Quality of Life Research

, Volume 25, Issue 7, pp 1751–1760 | Cite as

Response shift and disease activity in inflammatory bowel disease

  • Lisa M. Lix
  • Eric K. H. Chan
  • Richard Sawatzky
  • Tolulope T. Sajobi
  • Juxin Liu
  • Wilma Hopman
  • Nancy Mayo



Response shift (RS) may mask true change in health-related quality of life in longitudinal studies. People with chronic conditions may experience RS as they adapt to their disease, but it is unknown whether fluctuations in disease activity will influence the presence of RS. The study purpose was to test for RS in individuals with inflammatory bowel disease (IBD), a condition characterized by periods of symptom flares and remission.


Data were from the Manitoba IBD Cohort Study (N = 388). Multi-group confirmatory factor analysis (MG-CFA) and a RS detection method based on structural equation modeling were used to test for reconceptualization, reprioritization, and recalibration RS in participants with consistent active, consistent inactive, and inconsistent disease activity over a 6-month period on the SF-36.


The MG-CFA revealed that a weak invariance model with equal factor loadings across groups was the best fit to the baseline SF-36 data. Reconceptualization, uniform recalibration, and non-uniform recalibration RS was detected in the consistent active group, but effect sizes were small. For the consistent inactive group, recalibration RS was observed and effect sizes were small to moderate. For the inconsistent disease activity group, small-to-moderate recalibration RS effects were observed. There was no evidence of reprioritization.


Individuals with a chronic disease may exhibit RS even if they are not actively experiencing symptoms on a consistent basis. Heterogeneity in the type and magnitude of RS effects may be observed in chronic disease patients who experience changes in disease symptoms.


Disease activity Group comparisons Health-related quality of life Longitudinal Measurement invariance Structural equation modeling 



LML is supported by a Manitoba Health Research Chair. RS is supported by a Canada Research Chair.


This study was funded by the Canadian Institutes of Health Research (Funding Reference #122110) and Research Manitoba.

Compliance with ethical standards

Conflict of interest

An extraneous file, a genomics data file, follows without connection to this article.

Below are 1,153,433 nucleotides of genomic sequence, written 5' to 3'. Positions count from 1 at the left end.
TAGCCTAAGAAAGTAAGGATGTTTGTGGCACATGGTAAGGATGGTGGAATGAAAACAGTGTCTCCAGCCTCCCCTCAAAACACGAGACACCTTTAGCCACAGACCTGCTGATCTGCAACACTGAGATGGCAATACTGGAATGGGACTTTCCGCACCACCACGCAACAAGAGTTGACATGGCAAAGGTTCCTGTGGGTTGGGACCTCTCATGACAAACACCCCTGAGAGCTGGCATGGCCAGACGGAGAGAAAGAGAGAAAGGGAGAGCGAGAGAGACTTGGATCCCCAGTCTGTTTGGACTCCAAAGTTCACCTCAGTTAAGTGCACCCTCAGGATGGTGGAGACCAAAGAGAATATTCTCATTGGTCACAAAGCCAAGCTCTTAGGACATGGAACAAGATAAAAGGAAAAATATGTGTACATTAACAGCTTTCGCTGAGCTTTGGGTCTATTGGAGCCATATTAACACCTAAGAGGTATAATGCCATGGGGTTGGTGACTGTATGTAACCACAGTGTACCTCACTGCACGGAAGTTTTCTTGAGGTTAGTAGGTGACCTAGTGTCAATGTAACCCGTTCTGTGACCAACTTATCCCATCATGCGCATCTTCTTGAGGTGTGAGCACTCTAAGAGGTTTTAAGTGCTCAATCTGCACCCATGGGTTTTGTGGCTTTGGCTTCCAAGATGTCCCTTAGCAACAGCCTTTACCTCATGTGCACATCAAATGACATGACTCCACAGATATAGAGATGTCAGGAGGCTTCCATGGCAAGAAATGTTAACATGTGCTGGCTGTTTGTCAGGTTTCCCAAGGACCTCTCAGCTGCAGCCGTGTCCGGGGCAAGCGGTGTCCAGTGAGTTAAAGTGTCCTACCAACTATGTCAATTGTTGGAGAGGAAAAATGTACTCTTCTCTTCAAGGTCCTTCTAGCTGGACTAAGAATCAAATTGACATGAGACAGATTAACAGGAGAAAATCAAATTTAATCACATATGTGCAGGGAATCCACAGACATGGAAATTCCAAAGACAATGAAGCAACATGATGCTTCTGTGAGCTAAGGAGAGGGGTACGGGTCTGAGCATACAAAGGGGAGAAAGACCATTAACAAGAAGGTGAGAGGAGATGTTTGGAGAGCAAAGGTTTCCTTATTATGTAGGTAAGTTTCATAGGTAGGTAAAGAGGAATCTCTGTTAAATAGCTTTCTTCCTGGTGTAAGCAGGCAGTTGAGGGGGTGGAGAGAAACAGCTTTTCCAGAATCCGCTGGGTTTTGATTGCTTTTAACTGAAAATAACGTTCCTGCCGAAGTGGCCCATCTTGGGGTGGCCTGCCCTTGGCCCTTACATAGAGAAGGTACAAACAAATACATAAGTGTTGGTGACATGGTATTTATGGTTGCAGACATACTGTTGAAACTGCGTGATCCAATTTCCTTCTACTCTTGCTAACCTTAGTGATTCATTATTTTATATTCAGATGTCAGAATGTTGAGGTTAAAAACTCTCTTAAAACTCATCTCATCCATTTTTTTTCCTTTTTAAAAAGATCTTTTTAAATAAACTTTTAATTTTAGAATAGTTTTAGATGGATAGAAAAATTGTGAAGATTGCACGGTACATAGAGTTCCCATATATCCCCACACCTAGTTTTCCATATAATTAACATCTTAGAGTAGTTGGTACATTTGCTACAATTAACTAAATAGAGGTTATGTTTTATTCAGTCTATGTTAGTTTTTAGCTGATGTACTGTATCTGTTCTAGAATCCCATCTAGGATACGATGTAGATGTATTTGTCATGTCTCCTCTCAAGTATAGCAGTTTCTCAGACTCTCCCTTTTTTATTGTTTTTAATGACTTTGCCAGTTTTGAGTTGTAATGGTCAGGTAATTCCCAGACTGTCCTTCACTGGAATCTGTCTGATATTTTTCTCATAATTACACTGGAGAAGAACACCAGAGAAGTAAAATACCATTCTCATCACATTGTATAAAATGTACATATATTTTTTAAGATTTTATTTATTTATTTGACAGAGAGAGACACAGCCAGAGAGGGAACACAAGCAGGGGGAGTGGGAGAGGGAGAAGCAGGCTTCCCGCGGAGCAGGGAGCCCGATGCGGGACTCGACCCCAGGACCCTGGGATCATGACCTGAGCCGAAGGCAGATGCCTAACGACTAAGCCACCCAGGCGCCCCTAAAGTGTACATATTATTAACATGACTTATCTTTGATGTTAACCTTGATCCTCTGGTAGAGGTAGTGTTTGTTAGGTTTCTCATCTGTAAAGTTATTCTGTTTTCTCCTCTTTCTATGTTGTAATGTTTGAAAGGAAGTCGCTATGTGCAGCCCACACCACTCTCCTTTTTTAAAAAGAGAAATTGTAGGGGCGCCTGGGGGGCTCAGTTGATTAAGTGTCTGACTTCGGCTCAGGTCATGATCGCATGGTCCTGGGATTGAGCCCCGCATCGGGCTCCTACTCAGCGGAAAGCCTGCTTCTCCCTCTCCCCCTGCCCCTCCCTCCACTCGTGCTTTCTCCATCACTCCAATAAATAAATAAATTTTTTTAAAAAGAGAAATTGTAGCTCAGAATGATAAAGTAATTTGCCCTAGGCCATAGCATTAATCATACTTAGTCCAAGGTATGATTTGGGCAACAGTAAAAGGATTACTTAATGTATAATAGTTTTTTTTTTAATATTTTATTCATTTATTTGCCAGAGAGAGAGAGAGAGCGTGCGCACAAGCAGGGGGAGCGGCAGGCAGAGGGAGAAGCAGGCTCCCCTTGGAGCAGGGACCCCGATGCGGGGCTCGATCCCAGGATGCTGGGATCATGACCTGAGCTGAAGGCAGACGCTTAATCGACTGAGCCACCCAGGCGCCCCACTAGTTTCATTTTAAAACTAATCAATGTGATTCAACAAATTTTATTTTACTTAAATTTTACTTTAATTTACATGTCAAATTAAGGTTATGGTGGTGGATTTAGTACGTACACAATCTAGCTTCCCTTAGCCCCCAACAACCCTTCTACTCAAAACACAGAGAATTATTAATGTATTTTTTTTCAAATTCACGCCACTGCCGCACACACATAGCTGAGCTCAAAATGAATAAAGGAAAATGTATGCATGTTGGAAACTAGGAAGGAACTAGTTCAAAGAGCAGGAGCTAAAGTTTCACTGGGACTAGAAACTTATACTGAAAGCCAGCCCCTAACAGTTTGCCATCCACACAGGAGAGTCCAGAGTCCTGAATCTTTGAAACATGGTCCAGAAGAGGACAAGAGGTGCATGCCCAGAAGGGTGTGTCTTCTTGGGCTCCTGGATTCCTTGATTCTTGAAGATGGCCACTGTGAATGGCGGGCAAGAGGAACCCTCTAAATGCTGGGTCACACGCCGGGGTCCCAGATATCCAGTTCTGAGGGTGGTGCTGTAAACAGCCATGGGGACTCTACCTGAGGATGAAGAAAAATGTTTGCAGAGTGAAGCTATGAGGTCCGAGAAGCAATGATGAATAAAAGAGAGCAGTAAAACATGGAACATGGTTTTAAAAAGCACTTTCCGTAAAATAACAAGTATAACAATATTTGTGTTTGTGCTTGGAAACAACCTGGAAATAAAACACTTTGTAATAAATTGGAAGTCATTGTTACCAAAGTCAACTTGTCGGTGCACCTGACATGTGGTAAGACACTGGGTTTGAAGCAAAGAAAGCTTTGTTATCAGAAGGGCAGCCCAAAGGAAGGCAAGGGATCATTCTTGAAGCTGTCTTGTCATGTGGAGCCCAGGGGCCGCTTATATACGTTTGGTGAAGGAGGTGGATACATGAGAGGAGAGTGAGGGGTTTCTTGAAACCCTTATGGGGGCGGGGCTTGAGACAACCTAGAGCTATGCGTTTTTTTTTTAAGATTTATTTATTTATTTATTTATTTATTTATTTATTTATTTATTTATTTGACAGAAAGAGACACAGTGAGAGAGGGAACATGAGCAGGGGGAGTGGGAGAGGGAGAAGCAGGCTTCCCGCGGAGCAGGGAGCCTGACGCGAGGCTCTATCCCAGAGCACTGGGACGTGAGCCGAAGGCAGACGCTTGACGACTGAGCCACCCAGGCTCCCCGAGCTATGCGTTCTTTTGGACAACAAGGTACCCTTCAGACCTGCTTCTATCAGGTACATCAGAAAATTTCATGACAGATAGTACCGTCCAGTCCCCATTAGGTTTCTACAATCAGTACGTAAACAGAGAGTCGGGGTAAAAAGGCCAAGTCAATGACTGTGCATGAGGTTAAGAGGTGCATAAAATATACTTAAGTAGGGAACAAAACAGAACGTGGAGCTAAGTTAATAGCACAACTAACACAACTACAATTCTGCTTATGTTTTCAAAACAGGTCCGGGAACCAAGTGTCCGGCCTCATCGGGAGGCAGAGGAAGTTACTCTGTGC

None of the authors has a conflict of interest to declare.

Ethical approval

All procedures performed in studies involving human participants were in accordance with the ethical standards of the University of Manitoba Health Research Ethics Board and with the 1964 Helsinki Declaration and its later amendments or comparable ethical standards.

Informed consent

Informed consent was obtained from all individual participants included in the Manitoba Inflammatory Bowel Disease Cohort Study.

Supplementary material

11136_2015_1188_MOESM1_ESM.docx (24 kb)
Supplementary material 1 (DOCX 23 kb)


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Copyright information

© Springer International Publishing Switzerland 2015

Authors and Affiliations

  • Lisa M. Lix
    • 1
  • Eric K. H. Chan
    • 2
    • 3
  • Richard Sawatzky
    • 3
    • 4
  • Tolulope T. Sajobi
    • 5
    • 6
  • Juxin Liu
    • 7
  • Wilma Hopman
    • 8
  • Nancy Mayo
    • 9
  1. 1.Department of Community Health Sciences, College of MedicineUniversity of ManitobaWinnipegCanada
  2. 2.Measurement, Evaluation, and Research Methodology (MERM) ProgramUniversity of British ColumbiaVancouverCanada
  3. 3.School of NursingTrinity Western UniversityLangleyCanada
  4. 4.Centre for Health Evaluation and Outcome SciencesProvidence Health CareVancouverCanada
  5. 5.Department of Community Health SciencesUniversity of CalgaryCalgaryCanada
  6. 6.O’Brien Institute for Public HealthUniversity of CalgaryCalgaryCanada
  7. 7.Department of Mathematics and StatisticsUniversity of SaskatchewanSaskatoonCanada
  8. 8.Queen’s UniversityKingstonCanada
  9. 9.McGill University Health CentreMontrealCanada

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